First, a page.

The Boycott, Divestment and Sanctions Movement, colloquially the BDS Movement, is a Palestinian-led global campaign seeking political activism against Israel for "occupying and colonizing Palestinian land, discriminating against Palestinian citizens of Israel and denying Palestinian refugees the right to return to their homes." The movement, which takes its cues from the anti-apartheid movement in South Africa, was created in 2005 as calls grew in the international community to pressure Israel on behalf of the Palestinian cause. It is often criticized for being antisemitic in its opposition to Zionism and promoting the de-ligitimization of Israel and denying the country its right to exist and self-determination. Movement goals The BDS Movement calls for non-violent yet punishing measures against Israel until it ends what is seen as an occupation of rightfully Palestinian territory and a dismantlement of the West Bank separation barrier. BDS also pushes for full equality of Palestinians and the rights of Palestinian refugees to return to their homes in accordance with United Nations Resolution 194, adopted December 11, 1948. The movement uses protests and cultural boycotts to target Israeli businesses in the West Bank or events with connects to Israel. BDS is a key player in the international Israeli Apartheid Week, a series of lectures and rallies across college campuses against Israeli activity in the West Bank. BDS supporters have successfully gotten some artists from cancelling concerts in Israel, even when the concerts were not scheduled to take place in the West Bank. In addition, business boycotts are a common tactic employed by the movement, targeting Israeli businesses, notably the soft drink company SodaStream and Israeli banks Bank Hapoalim and Bank Leumi. Supporters are urged to refrain from buying goods or using services from Israeli companies or from companies which do business in Israel. Criticism Multiple organizations, including the Anti-Defamation League, classify the BDS movement as antisemitic, citing the double standards Israel is held to that apply to no other country in the world. Other claims of antisemitism highlight that BDS supporters engage in antisemitic activity and deny Israel's right to self-determination. Critics also point out BDS closely parallels the Nazi boycott of Jewish businesses in the era right before World War II. Critics also note that the calls to boycott Israeli businesses, which themselves employ Palestinian workers, inadvertently harm Palestinians, the people the BDS movement claims to support. The European Union has expressed opposition to the boycott of Israel, and motions have been passed across the world condemning the movement. A non-binding motion in Ontario, Canada called to "reject the 'differential treatment' of Israel by the BDS movement," while 21 states in the United States have passed anti-BDS laws. French anti-hate speech law has been used against BDS activists. Support BDS enjoys endorsements from the African National Congress and branches of the Green Party in England, Wales, Scotland and Canada. Pink Floyd musician Roger Waters is a noted supporter of the BDS movement, as are Anglican Archbishop Desmond Tutu and novelist Alice Walker.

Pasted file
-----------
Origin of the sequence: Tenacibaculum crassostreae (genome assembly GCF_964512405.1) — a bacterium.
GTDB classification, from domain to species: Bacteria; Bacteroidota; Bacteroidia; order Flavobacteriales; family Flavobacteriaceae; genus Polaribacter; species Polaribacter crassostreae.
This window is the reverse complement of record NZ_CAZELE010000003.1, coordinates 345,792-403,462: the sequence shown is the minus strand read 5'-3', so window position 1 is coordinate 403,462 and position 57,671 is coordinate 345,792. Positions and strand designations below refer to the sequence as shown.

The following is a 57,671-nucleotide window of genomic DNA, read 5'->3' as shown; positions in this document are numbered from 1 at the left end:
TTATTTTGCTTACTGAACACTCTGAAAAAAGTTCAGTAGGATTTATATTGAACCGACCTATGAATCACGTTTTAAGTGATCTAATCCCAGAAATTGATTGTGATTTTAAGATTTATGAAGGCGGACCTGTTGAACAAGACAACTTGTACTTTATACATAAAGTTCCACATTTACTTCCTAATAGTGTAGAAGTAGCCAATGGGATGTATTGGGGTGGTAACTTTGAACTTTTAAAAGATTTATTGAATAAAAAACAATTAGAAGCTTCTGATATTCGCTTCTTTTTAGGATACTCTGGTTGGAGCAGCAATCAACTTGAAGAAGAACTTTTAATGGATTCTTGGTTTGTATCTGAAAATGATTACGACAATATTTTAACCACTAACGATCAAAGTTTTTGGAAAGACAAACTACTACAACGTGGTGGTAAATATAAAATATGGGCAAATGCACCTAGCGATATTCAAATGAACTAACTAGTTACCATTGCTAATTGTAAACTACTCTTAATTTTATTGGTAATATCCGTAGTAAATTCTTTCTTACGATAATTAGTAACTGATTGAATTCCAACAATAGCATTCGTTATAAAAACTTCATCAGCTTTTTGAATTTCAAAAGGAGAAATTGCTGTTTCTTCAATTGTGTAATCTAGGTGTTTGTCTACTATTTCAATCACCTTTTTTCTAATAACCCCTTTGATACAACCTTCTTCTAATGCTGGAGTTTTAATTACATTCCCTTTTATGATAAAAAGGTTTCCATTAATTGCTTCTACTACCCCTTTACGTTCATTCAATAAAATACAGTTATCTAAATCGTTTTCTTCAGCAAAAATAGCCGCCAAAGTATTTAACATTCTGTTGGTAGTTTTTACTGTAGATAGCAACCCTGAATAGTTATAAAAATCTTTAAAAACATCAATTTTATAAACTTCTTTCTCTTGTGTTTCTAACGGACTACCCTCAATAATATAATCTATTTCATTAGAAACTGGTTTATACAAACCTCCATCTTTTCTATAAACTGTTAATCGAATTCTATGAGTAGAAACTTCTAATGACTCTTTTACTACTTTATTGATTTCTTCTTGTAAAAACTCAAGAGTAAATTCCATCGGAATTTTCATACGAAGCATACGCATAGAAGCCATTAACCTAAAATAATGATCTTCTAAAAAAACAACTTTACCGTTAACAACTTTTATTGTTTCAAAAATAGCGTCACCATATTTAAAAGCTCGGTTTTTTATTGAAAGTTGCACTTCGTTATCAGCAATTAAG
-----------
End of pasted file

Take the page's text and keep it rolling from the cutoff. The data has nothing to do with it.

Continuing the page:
"No German MP should ever be associated with a global campaign seeking demise of the Jewish State.”
“The United States strongly opposes boycott campaigns targeting the State of Israel, and regularly engages with governments and other entities to oppose such activities."
BDS uses the same language once used by Nazis to express: ‘Don't buy from Jews!’ Today, this means: ‘Do not buy from Israel!’
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The main contributor to the misguided debate on Israel is the Boycott, Divestment and Sanctions (BDS) movement.
The university’s Office of Student Affairs condemned the nonbinding resolution, which passed last week in a 22-11 vote with seven abstentions.
The referendum follows several previous attempts by Palestinian groups on campus to bring a BDS vote to the student body.
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